Members of the Senate have reached a long awaited agreement on new accountability procedures for senior executives and employees within the Veterans Affairs Department. A bipartisan group of senators introduced the Veterans Affairs Accountability and Whistleblower Protection Act Thursday morning. It would change current disciplinary appeals rights for both SES and rank-and-file employees.
Veterans Affairs Department employees are now answering 99.8 percent of veterans' calls to the VA crisis hotline, and fewer than 1 percent of those calls are rolling over to backup centers. But the VA Inspector General and lawmakers still see some troubling challenges.
If the 114th Congress was about dissecting the Veterans Affairs Department's challenges, then the 115th Congress will act quickly to solve them, leadership on the House Veterans Affairs Committee said.
The Government Accountability Office had some hard truths for the Veterans Affairs Department, which has failed to produce more modern, interoperable IT systems after years of failed pilots and heated congressional hearings. GAO says VA should drop its plans to modernize VistA and find a commercial option instead.
Rob Snyder, the acting secretary of the Veterans Affairs Department, officially exempts some health care, construction and project management professionals from the President's short-term hiring freeze. Snyder's announcement comes after repeated appeals from some lawmakers, who said the freeze could impact veterans' ability to access health care.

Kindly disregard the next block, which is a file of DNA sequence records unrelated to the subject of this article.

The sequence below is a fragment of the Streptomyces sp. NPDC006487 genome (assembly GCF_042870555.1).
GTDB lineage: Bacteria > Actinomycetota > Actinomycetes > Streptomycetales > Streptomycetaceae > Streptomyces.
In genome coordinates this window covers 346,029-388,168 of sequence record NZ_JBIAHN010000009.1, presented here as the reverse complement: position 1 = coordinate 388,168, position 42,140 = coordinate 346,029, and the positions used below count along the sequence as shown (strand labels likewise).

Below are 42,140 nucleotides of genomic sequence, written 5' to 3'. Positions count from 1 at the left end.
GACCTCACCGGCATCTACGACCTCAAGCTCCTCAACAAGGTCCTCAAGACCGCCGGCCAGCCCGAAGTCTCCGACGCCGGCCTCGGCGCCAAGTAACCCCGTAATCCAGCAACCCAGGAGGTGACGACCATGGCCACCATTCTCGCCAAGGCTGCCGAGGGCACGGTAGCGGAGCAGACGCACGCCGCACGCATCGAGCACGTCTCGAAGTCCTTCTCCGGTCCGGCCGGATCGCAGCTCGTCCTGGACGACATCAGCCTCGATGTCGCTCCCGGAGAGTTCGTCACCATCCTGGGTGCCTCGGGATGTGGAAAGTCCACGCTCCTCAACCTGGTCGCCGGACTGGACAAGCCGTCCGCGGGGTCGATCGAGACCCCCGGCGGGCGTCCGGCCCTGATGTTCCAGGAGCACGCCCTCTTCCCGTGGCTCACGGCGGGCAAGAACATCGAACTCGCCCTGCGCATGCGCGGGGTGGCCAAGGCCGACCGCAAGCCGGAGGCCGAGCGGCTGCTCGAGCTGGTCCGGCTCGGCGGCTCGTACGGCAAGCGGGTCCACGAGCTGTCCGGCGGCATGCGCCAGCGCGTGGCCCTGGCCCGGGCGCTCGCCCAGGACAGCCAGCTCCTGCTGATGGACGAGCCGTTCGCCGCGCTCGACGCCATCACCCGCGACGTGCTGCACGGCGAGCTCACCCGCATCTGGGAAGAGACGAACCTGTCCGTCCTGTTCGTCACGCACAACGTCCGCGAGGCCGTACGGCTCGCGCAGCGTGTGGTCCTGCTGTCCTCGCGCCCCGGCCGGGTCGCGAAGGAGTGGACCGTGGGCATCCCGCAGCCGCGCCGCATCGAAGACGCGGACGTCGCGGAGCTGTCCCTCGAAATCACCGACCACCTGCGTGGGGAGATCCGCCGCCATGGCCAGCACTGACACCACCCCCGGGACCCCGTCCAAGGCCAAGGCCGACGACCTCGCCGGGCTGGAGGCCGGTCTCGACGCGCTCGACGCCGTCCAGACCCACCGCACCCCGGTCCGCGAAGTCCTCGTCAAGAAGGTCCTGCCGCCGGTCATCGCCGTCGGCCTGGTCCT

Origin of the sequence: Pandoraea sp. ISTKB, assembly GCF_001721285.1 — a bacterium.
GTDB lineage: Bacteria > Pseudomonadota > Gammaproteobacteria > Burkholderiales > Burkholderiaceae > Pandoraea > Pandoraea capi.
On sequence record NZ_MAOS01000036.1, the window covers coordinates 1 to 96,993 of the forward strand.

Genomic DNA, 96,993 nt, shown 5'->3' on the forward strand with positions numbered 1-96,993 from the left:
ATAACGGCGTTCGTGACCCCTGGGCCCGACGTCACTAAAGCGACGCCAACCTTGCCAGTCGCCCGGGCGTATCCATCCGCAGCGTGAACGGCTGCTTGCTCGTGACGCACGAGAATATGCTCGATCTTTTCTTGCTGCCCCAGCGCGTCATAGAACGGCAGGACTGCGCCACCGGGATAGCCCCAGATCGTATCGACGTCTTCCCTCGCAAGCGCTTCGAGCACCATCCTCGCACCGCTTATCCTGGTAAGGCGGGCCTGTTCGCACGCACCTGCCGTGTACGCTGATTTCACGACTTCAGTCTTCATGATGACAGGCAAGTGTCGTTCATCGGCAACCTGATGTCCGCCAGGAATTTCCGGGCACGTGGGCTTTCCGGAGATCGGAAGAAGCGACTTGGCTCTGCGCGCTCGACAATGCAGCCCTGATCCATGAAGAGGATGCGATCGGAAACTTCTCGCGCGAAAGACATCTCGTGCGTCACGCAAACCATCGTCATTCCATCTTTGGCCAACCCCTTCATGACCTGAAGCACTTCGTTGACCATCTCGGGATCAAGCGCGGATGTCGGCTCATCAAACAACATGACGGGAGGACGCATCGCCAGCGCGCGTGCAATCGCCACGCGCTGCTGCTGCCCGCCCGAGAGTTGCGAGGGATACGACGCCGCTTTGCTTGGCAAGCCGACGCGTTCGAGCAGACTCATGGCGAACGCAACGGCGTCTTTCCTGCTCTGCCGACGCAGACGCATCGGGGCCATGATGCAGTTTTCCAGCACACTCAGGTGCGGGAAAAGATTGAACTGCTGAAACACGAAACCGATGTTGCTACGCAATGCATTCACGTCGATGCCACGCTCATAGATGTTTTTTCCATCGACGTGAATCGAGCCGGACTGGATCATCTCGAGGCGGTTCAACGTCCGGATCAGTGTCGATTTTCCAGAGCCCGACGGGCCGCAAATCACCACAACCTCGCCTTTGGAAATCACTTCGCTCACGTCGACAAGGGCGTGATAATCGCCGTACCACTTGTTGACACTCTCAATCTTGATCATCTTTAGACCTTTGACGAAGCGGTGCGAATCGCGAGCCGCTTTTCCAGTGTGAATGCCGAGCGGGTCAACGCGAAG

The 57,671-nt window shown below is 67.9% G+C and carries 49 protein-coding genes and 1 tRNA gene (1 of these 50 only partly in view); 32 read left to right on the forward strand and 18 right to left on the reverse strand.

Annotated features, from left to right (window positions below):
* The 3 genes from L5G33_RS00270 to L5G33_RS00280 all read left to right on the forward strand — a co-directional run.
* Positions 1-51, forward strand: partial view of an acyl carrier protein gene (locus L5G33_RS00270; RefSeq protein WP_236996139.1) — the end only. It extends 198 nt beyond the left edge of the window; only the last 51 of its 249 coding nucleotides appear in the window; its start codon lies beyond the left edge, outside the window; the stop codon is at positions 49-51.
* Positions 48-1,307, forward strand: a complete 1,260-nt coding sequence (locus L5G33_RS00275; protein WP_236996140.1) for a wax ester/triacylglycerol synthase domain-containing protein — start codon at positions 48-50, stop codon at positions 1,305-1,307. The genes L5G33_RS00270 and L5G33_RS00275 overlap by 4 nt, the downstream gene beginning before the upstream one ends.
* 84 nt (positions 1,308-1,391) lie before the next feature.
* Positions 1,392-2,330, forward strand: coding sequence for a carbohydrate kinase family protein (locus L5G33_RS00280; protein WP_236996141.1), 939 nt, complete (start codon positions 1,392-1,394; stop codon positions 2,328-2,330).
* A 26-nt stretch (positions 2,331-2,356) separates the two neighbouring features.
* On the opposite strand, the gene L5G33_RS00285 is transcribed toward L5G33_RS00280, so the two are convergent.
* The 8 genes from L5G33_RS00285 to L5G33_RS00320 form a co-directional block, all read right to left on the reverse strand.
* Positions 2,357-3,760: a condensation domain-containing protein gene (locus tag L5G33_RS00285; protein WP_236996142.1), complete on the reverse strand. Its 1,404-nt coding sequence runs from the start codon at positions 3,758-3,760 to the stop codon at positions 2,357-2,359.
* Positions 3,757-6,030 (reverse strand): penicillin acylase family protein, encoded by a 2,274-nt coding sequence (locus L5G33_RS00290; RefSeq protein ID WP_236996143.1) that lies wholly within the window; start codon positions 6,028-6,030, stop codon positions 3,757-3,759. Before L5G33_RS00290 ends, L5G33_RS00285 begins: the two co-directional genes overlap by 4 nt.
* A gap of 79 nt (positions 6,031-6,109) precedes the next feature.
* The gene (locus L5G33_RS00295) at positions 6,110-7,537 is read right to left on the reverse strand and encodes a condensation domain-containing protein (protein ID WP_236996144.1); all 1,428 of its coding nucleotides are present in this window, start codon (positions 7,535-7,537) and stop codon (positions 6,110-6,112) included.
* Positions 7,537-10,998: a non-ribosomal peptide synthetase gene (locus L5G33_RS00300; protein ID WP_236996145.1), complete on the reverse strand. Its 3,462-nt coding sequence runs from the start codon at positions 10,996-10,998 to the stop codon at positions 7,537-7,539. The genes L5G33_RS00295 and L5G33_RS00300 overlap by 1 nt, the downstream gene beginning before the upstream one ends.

The Office of Management and Budget detailed a few immediate actions that agencies should take following President Donald Trump's recently announced hiring freeze.
One congressman and the Veterans Affairs Department's number two both suggested the VA doesn't need another policy or rule to help the agency turn around years of mismanagement and a "culture of fear" at some medical centers.
The measure would preserve VA employees' rights to appeal disciplinary decisions, while shortening the appeals process. VA leaders says they do not need another law, while the White House has threatened to veto the bill out of concern for employees' due process rights.
Congress is renewing its push for more oversight of a controversial agency. Two House members introduced the Bureau of Consumer Financial Protection Inspector General Act of 2015. It's a bipartisan effort, sponsored by Reps. Tim Walz (D-Minn.) and Steve Stivers (R-Ohio). The bill would create an independent Inspector General position at the CFPB. Stivers joined Tom Temin on the Federal Drive with more on the bill.